An attorney who is anticipating suing Okaloosa County on behalf of victims of a paramedic “selfie war” first wants county officials punished for violating Florida's Sunshine Law.

J. Alistair McKenzie claims in a complaint for relief filed May 3 that Chrystal King, the county’s records custodian, failed to provide records he requested in March and, when pressed for them, “placed artificial and unreasonable restrictions in (his clients’) way to delay and prevent access.”

A status conference on the complaint was held Wednesday and a hearing date has been scheduled for 3 p.m. June 18.

McKenzie is calling on Circuit Judge William Stone to find the county guilty of a non-criminal violation of the Sunshine Law and assess a fine $500 and reimbursement of attorneys’ fees.

He is also seeking a declaration that public records laws were violated and an injunction “preventing and prohibiting” future violations by requiring the county to “remove its illegal policies and procedures.”

“They need to change the way they do business,” McKenzie said. “They’ve refused to follow the Florida Constitution and Chapter 119 of State Statutes. To put it simply, they’ve violated the Sunshine Law.”

McKenzie has notified the county he intends to sue on behalf of about six people who claim to have been victimized by the actions of Christopher Wimmer and Kayla DuBois, two former Okaloosa County EMTs who engaged in a “selfie war” by taking photos of incapacitated patients in their care.

Many of the victims were intubated, sedated or unconscious when their pictures were taken, authorities said in July 2016 when announcing the two emergency management technicians were facing multiple felony charges.

Wimmer ultimately was sentenced to six months in jail for his role in the selfie wars. DuBois’s charges were reduced to misdemeanors and she was sentenced to two years' probation.

The records McKenzie requested from the county included the personnel files of Wimmer and DuBois and communications between county employees in which Wimmer, DuBois or the selfie war were mentioned.

The request also called for county policy procedures, medical and privacy policies governing EMTs and communications between the State Attorney's Office and the county pertaining to Wimmer and DuBois.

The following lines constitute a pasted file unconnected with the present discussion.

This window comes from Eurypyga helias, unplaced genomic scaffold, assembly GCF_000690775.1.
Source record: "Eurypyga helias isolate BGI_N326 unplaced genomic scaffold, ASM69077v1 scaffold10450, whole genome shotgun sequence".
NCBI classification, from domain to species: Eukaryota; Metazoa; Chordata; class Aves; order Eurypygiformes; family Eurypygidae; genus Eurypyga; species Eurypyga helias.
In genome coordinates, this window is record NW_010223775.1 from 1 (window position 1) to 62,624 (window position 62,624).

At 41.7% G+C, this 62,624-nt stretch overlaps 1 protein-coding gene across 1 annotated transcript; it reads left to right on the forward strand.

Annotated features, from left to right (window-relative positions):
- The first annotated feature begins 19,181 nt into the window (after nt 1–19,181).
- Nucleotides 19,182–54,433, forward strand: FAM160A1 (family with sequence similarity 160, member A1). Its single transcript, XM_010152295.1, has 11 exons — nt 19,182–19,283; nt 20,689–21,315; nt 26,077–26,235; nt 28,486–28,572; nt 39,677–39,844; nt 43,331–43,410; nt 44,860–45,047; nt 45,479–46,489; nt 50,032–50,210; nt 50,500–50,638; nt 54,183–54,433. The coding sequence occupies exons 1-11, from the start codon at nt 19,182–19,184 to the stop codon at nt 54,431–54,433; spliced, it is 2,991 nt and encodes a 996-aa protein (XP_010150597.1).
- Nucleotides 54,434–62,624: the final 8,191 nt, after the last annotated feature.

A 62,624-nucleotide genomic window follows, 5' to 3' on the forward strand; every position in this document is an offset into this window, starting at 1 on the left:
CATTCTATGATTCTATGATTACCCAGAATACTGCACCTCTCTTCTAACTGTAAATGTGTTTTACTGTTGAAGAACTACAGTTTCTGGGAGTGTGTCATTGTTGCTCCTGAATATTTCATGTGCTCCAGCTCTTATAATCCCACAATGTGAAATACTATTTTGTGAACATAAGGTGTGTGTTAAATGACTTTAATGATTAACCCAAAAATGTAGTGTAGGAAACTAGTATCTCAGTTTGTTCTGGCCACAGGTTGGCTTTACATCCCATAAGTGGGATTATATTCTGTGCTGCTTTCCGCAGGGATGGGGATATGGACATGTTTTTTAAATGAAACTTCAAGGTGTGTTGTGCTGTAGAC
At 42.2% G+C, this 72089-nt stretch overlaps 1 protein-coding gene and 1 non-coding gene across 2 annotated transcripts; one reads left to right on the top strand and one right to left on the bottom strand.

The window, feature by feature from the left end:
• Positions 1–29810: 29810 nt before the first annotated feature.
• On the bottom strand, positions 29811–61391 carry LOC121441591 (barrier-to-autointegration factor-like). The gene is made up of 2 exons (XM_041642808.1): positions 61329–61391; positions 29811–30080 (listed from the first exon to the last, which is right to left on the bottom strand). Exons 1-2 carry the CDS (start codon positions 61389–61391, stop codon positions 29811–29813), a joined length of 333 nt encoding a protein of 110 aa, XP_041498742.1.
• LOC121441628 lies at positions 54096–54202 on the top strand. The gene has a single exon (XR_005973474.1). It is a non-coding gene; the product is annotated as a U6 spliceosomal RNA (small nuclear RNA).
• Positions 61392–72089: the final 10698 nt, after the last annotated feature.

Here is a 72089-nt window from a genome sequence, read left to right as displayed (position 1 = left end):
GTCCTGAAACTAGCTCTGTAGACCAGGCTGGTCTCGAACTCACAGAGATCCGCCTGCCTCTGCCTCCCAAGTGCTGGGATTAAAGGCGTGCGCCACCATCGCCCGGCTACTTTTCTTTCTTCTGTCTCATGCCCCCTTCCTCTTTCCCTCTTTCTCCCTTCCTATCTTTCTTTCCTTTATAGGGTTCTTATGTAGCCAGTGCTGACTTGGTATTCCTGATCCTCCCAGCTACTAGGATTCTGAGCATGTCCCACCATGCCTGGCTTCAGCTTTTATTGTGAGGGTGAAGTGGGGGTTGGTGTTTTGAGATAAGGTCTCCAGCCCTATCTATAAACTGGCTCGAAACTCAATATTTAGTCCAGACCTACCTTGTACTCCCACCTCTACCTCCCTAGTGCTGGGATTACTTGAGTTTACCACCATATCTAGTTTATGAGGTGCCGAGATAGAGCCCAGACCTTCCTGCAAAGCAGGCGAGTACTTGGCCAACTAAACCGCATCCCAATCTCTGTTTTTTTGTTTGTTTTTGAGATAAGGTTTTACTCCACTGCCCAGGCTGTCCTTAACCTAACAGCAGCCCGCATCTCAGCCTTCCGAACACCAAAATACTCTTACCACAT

“We wanted to obtain the public records so we can understand how Okaloosa County policies and procedures work and what Okaloosa County officials knew and when they knew,” McKenzie said.

The public records lawsuit states that King, the county’s records custodian, failed to respond to an initial March request for the records, and when contacted in April, informed McKenzie's office that “the county would not be providing a response and that the request and documents ... had been given to a private defense attorney to review and respond.”

King was contacted again May 2 about the status of the records’ request, the complaint states. She told McKenzie’s staff at that time “when there are legal claims potentially associated with a public records request they (the county) have a policy of having an attorney review and respond to the records request.”

County Attorney Greg Stewart said requests such as the one made by McKenzie typically are treated with greater care than more routine requests.

"Generally, there is legal review of a response to a public record request where the request is related to pending or threatened litigation or where the documents involve statutory exemptions or confidentiality aspects that require more detailed or specialized review to be assured that all exemptions or confidentiality are being addressed," he said. 

McKenzie said Wednesday that after he filed the lawsuit he was able to obtain most of the records initially requested, but added his issue with the county “is broader than that.”

“We don’t believe we’ve received remedy just because we obtained the records,” he said. “This action was filed because Okaloosa County refuses to follow public records law.”

Kerry Parsons, an attorney with the law firm of Nabors, Giblin and Nickerson, is representing the county in the public records case.

She agreed at Wednesday’s hearing to provide McKenzie with requested policies and procedures before the upcoming hearing and to schedule a deposition of King. She did verify that the county intended to call a witness in its defense.

Parsons said a county response to McKenzie's complaint will be filed by the end of this week. She was unavailable for comment following the hearing.